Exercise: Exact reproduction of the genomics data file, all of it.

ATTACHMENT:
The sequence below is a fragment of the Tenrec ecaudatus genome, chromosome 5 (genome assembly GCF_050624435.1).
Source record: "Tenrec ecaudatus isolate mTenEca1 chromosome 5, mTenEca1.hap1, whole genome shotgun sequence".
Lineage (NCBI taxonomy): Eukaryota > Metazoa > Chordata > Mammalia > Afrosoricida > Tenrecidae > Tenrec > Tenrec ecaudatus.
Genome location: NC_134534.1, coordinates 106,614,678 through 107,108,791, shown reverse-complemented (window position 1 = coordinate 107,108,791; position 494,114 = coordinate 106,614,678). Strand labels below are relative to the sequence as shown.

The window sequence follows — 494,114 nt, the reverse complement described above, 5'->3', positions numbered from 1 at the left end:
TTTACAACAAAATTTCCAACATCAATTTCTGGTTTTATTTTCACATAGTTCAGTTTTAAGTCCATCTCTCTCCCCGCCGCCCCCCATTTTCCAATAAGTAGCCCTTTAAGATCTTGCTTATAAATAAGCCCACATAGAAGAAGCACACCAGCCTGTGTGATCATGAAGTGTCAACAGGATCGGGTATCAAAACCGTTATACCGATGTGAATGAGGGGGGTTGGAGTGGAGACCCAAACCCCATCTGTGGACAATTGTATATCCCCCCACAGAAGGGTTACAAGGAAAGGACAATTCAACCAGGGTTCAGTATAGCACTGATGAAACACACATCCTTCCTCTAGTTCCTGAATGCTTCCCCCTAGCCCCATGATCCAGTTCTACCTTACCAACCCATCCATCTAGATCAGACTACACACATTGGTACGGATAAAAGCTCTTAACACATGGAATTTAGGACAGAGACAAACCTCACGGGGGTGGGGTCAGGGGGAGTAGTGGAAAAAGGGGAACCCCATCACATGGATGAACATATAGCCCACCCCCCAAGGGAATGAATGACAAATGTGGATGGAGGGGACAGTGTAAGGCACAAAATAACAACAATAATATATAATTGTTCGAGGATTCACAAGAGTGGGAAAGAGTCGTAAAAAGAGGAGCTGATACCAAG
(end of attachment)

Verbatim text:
The sequence below is a fragment of the Tenrec ecaudatus genome, chromosome 5 (genome assembly GCF_050624435.1).
Source record: "Tenrec ecaudatus isolate mTenEca1 chromosome 5, mTenEca1.hap1, whole genome shotgun sequence".
Lineage (NCBI taxonomy): Eukaryota > Metazoa > Chordata > Mammalia > Afrosoricida > Tenrecidae > Tenrec > Tenrec ecaudatus.
Genome location: NC_134534.1, coordinates 106,614,678 through 107,108,791, shown reverse-complemented (window position 1 = coordinate 107,108,791; position 494,114 = coordinate 106,614,678). Strand labels below are relative to the sequence as shown.

The window sequence follows — 494,114 nt, the reverse complement described above, 5'->3', positions numbered from 1 at the left end:
TTTACAACAAAATTTCCAACATCAATTTCTGGTTTTATTTTCACATAGTTCAGTTTTAAGTCCATCTCTCTCCCCGCCGCCCCCCATTTTCCAATAAGTAGCCCTTTAAGATCTTGCTTATAAATAAGCCCACATAGAAGAAGCACACCAGCCTGTGTGATCATGAAGTGTCAACAGGATCGGGTATCAAAACCGTTATACCGATGTGAATGAGGGGGGTTGGAGTGGAGACCCAAACCCCATCTGTGGACAATTGTATATCCCCCCACAGAAGGGTTACAAGGAAAGGACAATTCAACCAGGGTTCAGTATAGCACTGATGAAACACACATCCTTCCTCTAGTTCCTGAATGCTTCCCCCTAGCCCCATGATCCAGTTCTACCTTACCAACCCATCCATCTAGATCAGACTACACACATTGGTACGGATAAAAGCTCTTAACACATGGAATTTAGGACAGAGACAAACCTCACGGGGGTGGGGTCAGGGGGAGTAGTGGAAAAAGGGGAACCCCATCACATGGATGAACATATAGCCCACCCCCCAAGGGAATGAATGACAAATGTGGATGGAGGGGACAGTGTAAGGCACAAAATAACAACAATAATATATAATTGTTCGAGGATTCACAAGAGTGGGAAAGAGTCGTAAAAAGAGGAGCTGATACCAAG